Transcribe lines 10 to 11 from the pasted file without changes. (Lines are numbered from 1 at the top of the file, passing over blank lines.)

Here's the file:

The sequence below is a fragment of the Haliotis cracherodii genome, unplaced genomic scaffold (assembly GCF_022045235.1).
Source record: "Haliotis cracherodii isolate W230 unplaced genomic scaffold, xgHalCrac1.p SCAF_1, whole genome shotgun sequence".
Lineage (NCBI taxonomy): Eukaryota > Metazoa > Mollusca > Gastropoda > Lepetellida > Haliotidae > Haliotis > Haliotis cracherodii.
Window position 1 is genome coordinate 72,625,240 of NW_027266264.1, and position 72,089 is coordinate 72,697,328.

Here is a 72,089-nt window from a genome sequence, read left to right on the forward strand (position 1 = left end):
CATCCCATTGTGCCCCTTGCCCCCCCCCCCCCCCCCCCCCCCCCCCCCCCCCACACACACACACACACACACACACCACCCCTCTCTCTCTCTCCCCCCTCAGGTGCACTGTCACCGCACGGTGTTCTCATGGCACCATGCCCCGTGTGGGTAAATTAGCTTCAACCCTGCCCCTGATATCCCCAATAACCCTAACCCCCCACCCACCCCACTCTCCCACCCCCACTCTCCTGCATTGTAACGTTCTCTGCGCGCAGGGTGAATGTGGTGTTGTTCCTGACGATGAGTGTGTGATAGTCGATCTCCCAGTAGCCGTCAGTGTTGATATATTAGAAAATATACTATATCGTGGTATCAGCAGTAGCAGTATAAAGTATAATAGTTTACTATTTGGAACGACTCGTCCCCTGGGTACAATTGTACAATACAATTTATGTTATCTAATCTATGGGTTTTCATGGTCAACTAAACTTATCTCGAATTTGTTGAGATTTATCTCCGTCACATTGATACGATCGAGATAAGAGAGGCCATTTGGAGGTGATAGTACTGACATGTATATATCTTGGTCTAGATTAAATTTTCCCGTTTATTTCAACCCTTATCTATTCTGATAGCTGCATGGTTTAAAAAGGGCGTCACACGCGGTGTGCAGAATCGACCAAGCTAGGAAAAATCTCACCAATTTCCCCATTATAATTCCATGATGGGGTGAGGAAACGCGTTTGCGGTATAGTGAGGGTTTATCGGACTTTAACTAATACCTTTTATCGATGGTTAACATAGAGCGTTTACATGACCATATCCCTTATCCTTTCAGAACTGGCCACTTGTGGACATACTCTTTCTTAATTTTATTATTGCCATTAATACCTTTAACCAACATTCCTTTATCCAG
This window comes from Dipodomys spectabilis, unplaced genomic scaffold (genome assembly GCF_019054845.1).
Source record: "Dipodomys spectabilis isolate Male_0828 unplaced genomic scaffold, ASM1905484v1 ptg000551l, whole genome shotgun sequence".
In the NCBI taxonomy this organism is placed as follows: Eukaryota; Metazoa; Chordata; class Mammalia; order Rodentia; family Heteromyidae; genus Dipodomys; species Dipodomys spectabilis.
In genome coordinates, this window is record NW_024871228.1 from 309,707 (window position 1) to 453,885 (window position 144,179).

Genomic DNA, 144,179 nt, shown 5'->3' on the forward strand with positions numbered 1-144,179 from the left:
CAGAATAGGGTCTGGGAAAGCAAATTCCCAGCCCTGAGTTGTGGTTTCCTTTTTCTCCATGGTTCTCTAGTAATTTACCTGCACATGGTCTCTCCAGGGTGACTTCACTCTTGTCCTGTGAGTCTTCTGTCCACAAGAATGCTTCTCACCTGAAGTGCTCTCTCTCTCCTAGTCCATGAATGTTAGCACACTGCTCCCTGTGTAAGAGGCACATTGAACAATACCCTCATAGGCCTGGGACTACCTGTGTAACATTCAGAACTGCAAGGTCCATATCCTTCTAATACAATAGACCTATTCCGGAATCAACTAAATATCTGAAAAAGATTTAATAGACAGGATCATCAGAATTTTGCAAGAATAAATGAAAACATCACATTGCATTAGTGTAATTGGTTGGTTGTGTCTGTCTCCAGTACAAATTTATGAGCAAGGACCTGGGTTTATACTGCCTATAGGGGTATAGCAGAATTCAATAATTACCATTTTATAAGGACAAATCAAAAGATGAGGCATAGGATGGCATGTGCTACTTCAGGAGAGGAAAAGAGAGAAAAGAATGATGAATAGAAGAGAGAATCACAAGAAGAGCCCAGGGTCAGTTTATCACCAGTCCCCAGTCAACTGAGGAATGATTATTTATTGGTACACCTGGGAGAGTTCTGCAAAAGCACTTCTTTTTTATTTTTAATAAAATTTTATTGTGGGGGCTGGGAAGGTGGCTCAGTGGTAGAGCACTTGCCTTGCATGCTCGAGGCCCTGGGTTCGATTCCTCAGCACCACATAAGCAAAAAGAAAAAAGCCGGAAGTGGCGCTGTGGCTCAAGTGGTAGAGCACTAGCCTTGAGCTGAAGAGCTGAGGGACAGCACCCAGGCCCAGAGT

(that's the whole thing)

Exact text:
In genome coordinates, this window is record NW_024871228.1 from 309,707 (window position 1) to 453,885 (window position 144,179).

Genomic DNA, 144,179 nt, shown 5'->3' on the forward strand with positions numbered 1-144,179 from the left: